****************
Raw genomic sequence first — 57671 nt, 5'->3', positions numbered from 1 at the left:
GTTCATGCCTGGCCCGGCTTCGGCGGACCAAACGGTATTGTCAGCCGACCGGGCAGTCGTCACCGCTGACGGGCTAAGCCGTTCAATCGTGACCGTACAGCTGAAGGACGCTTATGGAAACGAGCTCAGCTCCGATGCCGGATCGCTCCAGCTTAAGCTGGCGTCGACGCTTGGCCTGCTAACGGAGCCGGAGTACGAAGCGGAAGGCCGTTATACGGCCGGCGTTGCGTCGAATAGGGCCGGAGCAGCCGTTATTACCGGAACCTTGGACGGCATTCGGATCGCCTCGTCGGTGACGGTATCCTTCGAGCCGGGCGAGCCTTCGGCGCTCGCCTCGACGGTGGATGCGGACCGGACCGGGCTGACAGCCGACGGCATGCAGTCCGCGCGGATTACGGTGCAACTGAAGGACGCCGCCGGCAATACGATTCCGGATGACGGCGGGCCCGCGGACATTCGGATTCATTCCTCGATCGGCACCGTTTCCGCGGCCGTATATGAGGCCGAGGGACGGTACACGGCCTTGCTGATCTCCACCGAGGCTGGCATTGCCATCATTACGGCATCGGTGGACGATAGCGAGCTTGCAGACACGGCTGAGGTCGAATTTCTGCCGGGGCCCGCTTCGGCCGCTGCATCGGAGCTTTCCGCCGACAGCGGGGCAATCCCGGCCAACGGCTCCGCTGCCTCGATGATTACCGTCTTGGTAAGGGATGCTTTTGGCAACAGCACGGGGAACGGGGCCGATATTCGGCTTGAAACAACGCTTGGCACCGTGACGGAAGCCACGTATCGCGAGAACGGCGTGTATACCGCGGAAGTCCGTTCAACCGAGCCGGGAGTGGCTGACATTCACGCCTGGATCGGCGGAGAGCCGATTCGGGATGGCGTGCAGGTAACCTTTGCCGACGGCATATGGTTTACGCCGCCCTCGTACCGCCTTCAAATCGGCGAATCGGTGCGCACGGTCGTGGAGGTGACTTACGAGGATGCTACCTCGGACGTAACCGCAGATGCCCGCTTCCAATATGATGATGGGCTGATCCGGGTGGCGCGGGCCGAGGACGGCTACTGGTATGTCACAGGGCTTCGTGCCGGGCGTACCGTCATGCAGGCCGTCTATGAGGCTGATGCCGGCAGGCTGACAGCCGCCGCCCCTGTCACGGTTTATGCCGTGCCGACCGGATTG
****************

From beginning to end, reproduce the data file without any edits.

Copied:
Raw genomic sequence first — 57671 nt, 5'->3', positions numbered from 1 at the left:
GTTCATGCCTGGCCCGGCTTCGGCGGACCAAACGGTATTGTCAGCCGACCGGGCAGTCGTCACCGCTGACGGGCTAAGCCGTTCAATCGTGACCGTACAGCTGAAGGACGCTTATGGAAACGAGCTCAGCTCCGATGCCGGATCGCTCCAGCTTAAGCTGGCGTCGACGCTTGGCCTGCTAACGGAGCCGGAGTACGAAGCGGAAGGCCGTTATACGGCCGGCGTTGCGTCGAATAGGGCCGGAGCAGCCGTTATTACCGGAACCTTGGACGGCATTCGGATCGCCTCGTCGGTGACGGTATCCTTCGAGCCGGGCGAGCCTTCGGCGCTCGCCTCGACGGTGGATGCGGACCGGACCGGGCTGACAGCCGACGGCATGCAGTCCGCGCGGATTACGGTGCAACTGAAGGACGCCGCCGGCAATACGATTCCGGATGACGGCGGGCCCGCGGACATTCGGATTCATTCCTCGATCGGCACCGTTTCCGCGGCCGTATATGAGGCCGAGGGACGGTACACGGCCTTGCTGATCTCCACCGAGGCTGGCATTGCCATCATTACGGCATCGGTGGACGATAGCGAGCTTGCAGACACGGCTGAGGTCGAATTTCTGCCGGGGCCCGCTTCGGCCGCTGCATCGGAGCTTTCCGCCGACAGCGGGGCAATCCCGGCCAACGGCTCCGCTGCCTCGATGATTACCGTCTTGGTAAGGGATGCTTTTGGCAACAGCACGGGGAACGGGGCCGATATTCGGCTTGAAACAACGCTTGGCACCGTGACGGAAGCCACGTATCGCGAGAACGGCGTGTATACCGCGGAAGTCCGTTCAACCGAGCCGGGAGTGGCTGACATTCACGCCTGGATCGGCGGAGAGCCGATTCGGGATGGCGTGCAGGTAACCTTTGCCGACGGCATATGGTTTACGCCGCCCTCGTACCGCCTTCAAATCGGCGAATCGGTGCGCACGGTCGTGGAGGTGACTTACGAGGATGCTACCTCGGACGTAACCGCAGATGCCCGCTTCCAATATGATGATGGGCTGATCCGGGTGGCGCGGGCCGAGGACGGCTACTGGTATGTCACAGGGCTTCGTGCCGGGCGTACCGTCATGCAGGCCGTCTATGAGGCTGATGCCGGCAGGCTGACAGCCGCCGCCCCTGTCACGGTTTATGCCGTGCCGACCGGATTG